BAGHDAD, Iraq - The Iraqi government's attempt Monday to close a chapter on
Saddam Hussein's repressive regime - by hanging two of his henchmen -
only appeared to anger many of Saddam's fellow Sunni Muslims after the former
leader's half brother was decapitated on the gallows.
A thickset Barzan Ibrahim plunged through
the trap door and was beheaded by the jerk of the thick beige rope at the end of
his fall, in the same the execution chamber where Saddam was hanged a little
over two weeks earlier.
People pray beside the coffins of Barzan Ibrahim,
Saddam's half brother and former intelligence chief, and Awad Hamed
al-Bandar, former head of Iraq's Revolutionary Court who were executed at
dawn Monday in Baghdad, in the town of Ouja, 115 kilometers (70 miles)
north of Baghdad, Iraq, Monday Jan. 15, 2007. [AP]
A government video of the hanging, played at a briefing for reporters, showed
Ibrahim's body passing the camera in a blur. The body came to rest on its chest
while the severed head lay a few yards away, still wearing the black hood pulled
on moments before by one of Ibrahim's five masked executioners.
The decapitation appeared inadvertent, and Iraqi officials seemed anxious to
prove they hadn't mutilated Ibrahim's remains.
The hangings came as a suicide car bomber slammed into an Iraqi army patrol
in the northern city of Mosul Monday, killing seven people and wounding 40
others, police said. A total of at least 55 people were killed or found dead
across Iraq, authorities said.
The US military, meanwhile, announced the deaths of two more soldiers, both
killed in Baghdad.
While Ibrahim's body was wrenched apart by the execution, his co-defendant,
Awad Hamed al-Bandar, head of Saddam's Revolutionary court, died as
expected - swinging at the end of a rope. Both men met death at 3 a.m.
wearing reddish orange prison jumpsuits.
Prosecutor Jaafar al-Moussawi, who witnessed the hangings, said Ibrahim
looked tense and protested his innocence as he was brought into the chamber. The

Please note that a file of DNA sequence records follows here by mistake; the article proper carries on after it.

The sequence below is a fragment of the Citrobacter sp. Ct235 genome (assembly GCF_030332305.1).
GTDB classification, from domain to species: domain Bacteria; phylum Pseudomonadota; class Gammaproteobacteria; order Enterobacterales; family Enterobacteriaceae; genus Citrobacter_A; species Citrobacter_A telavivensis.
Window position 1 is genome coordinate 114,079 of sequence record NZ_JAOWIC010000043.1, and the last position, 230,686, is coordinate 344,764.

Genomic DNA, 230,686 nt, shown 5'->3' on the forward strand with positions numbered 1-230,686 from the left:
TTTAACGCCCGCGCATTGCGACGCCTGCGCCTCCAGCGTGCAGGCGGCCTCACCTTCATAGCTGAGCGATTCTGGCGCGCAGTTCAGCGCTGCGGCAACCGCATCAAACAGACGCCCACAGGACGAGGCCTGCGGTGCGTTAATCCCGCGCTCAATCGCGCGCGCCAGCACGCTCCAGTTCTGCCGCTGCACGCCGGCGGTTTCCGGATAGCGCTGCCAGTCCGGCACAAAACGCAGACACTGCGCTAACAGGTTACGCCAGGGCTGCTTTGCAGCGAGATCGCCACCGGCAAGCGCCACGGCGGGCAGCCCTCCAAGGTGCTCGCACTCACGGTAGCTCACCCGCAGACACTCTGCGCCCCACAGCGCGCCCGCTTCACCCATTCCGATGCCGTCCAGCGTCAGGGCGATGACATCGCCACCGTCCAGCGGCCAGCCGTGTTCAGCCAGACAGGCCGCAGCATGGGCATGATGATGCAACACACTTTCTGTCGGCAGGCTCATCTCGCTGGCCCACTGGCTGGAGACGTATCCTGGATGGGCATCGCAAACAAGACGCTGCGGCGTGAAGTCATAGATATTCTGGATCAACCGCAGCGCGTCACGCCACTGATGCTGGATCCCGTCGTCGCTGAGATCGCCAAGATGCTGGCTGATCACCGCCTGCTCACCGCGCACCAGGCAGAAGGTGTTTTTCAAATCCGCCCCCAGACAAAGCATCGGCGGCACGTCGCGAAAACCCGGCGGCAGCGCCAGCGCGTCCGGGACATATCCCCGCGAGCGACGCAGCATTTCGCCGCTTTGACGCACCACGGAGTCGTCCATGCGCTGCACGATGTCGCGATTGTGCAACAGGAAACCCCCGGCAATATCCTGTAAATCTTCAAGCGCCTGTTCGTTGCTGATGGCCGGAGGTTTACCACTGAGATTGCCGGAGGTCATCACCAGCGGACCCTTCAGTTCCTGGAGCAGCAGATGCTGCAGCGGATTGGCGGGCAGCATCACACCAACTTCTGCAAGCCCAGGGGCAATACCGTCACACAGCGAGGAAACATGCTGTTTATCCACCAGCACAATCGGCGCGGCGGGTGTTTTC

condemned man had once ran Saddam's feared security agency, the Mukhabarat.
"I did not do anything," al-Moussawi quoted Ibrahim as saying. "It was all
the work of Fadel al-Barrak." Al-Barrak ran two intelligence departments in
Saddam's feared Mukhabarat.
Saddam was hanged amid shouted taunts and insults from Shiite
witnesses - a scene Iraqi officials said was not repeated Monday.
All three executions took place in Saddam-era military intelligence
headquarters, located in the north Baghdad neighborhood of Kazimiyah, a Shiite
By day's end at least 3,000 angry Sunnis, many firing guns in the air, others
weeping or cursing the government, assembled for the burials of Ibrahim and
al-Bandar in Saddam's hometown of Ouja, near Tikrit, 80 miles north of Baghdad.
"Where are those who cry out in demands for human rights?" Marwan Mohammed,
one of the mourners, asked in grief and frustration. "Where are the UN and the
world's human rights organizations? Barzan had cancer. They treated him only to
keep him alive long enough to kill him. We vow to take revenge, even if it takes
Ibrahim's son-in-law, Azzam Saleh Abdullah, said "we heard the news from the
media. We were supposed to be informed a day earlier, but it seems that this
government does not know the rules."
The execution, he said, reflected what he called the Shiite-led government
hatred for Sunnis. "They still want more Iraqi bloodshed," he said. "To hell
with this democracy."
The executed men, at their request, were buried in a garden outside a
building Saddam had built for religious events. Saddam was buried there on New
Year's eve in a grave chipped out of an interior floor.
Ouja, just outside Tikrit - about a 90-minute drive north of Baghdad on
the Tigris River - is near the scene of Saddam's capture by American
soldiers in December 2003.
Saddam was discovered hiding in a small underground bunker nine months after
he fled the US-led invasion that toppled his regime.
Saddam, Ibrahim and al-Bandar were all handed the death sentence after their
conviction for crimes against humanity, in connection with the killings of 148
Shiites in Dujail, north of Baghdad, in 1982 - following a failed
assassination attempt there against Saddam.
Saddam was executed last month, four days after an Iraqi appeals court upheld
the verdicts in the Dujail case. Reportedly, the court was under pressure from
Prime Minister Nouri al-Maliki, who wanted Saddam hanged before the end of 2006.